90. 90. School systems and schoolfaculty and staff may be legallyresponsible for failing tointervene with students whoare at-risk for suicidalbehaviors (Ward & Odegard,2011).  Because of this legal liability, the state of Tennessee has enacted legislation that requires annual in-service training in suicide prevention for school personnel.
  91. 91. LPC’s vs. PSC’s Role insuicide & schoolviolence prevention?  LPCs focus on individual assessment & treatment, while the PSCs focus on screening to identify and serve the highest risk students.
  92. 92. Ward & Odegaro, 2011 School based suicide assessment & intervention strategies help ensure school safety. All school personnel are responsible to ensure school safety by assessing the potential for suicide and responding to crisis through:  suicide education/prevention programs  crisis management programs, and  coordinating services with community mental health agencies to address at-risk behaviors.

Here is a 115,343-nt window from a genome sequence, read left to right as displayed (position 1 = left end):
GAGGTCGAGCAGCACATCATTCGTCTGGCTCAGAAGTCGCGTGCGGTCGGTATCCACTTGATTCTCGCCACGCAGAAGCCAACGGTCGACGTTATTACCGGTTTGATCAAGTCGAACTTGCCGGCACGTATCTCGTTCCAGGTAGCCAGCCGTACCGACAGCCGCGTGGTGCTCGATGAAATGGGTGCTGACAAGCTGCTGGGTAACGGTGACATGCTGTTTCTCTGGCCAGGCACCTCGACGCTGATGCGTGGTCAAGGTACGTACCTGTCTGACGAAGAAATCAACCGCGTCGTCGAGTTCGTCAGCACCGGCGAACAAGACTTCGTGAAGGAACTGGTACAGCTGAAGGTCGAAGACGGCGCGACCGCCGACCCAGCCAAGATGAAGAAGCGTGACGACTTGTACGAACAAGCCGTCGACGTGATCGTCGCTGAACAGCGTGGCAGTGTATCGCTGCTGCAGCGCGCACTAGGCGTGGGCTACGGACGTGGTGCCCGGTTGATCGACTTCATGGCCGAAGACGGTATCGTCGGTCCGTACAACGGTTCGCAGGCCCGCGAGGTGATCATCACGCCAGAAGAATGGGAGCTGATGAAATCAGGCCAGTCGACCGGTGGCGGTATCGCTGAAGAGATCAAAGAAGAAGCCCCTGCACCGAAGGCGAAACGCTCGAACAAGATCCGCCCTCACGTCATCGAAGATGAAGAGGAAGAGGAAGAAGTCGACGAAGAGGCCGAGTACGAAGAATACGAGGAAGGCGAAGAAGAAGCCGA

93. 93. Latzman, et al, 2010 found that the rates of self injurious behaviors vary greatly as a function of gender, race/ethnic background and availability of services. Recommended:  1) designing & implementing more targeted prevention & intervention efforts especially in rural areas or other areas with limited resources; and 2) identifying the highest risk groups to facilitate the appropriate allocation of resources.